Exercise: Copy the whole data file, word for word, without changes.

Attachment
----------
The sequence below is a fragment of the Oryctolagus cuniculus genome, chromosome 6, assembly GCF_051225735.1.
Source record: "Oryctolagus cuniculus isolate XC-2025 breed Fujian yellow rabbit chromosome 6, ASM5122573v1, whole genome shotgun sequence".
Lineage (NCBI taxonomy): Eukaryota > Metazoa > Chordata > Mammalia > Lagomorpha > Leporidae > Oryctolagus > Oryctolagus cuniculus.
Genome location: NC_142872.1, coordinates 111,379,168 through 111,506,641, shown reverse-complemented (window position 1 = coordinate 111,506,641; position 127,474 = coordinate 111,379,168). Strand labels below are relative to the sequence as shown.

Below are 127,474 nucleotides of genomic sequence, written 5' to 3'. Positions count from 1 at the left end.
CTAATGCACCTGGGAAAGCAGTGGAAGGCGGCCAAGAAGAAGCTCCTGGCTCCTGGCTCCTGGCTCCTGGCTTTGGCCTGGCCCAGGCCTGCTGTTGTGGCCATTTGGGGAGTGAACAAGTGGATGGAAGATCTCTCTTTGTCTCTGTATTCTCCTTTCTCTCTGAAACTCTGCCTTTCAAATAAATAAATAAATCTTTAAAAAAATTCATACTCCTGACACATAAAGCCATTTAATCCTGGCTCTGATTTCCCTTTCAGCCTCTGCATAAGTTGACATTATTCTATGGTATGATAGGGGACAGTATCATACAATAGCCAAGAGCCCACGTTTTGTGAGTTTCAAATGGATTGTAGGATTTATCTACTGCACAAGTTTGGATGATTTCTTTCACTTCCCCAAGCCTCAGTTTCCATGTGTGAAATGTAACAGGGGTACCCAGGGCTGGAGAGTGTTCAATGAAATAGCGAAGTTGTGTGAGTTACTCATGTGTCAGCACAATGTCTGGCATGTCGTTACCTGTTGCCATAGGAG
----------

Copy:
The sequence below is a fragment of the Oryctolagus cuniculus genome, chromosome 6, assembly GCF_051225735.1.
Source record: "Oryctolagus cuniculus isolate XC-2025 breed Fujian yellow rabbit chromosome 6, ASM5122573v1, whole genome shotgun sequence".
Lineage (NCBI taxonomy): Eukaryota > Metazoa > Chordata > Mammalia > Lagomorpha > Leporidae > Oryctolagus > Oryctolagus cuniculus.
Genome location: NC_142872.1, coordinates 111,379,168 through 111,506,641, shown reverse-complemented (window position 1 = coordinate 111,506,641; position 127,474 = coordinate 111,379,168). Strand labels below are relative to the sequence as shown.

Below are 127,474 nucleotides of genomic sequence, written 5' to 3'. Positions count from 1 at the left end.
CTAATGCACCTGGGAAAGCAGTGGAAGGCGGCCAAGAAGAAGCTCCTGGCTCCTGGCTCCTGGCTCCTGGCTTTGGCCTGGCCCAGGCCTGCTGTTGTGGCCATTTGGGGAGTGAACAAGTGGATGGAAGATCTCTCTTTGTCTCTGTATTCTCCTTTCTCTCTGAAACTCTGCCTTTCAAATAAATAAATAAATCTTTAAAAAAATTCATACTCCTGACACATAAAGCCATTTAATCCTGGCTCTGATTTCCCTTTCAGCCTCTGCATAAGTTGACATTATTCTATGGTATGATAGGGGACAGTATCATACAATAGCCAAGAGCCCACGTTTTGTGAGTTTCAAATGGATTGTAGGATTTATCTACTGCACAAGTTTGGATGATTTCTTTCACTTCCCCAAGCCTCAGTTTCCATGTGTGAAATGTAACAGGGGTACCCAGGGCTGGAGAGTGTTCAATGAAATAGCGAAGTTGTGTGAGTTACTCATGTGTCAGCACAATGTCTGGCATGTCGTTACCTGTTGCCATAGGAG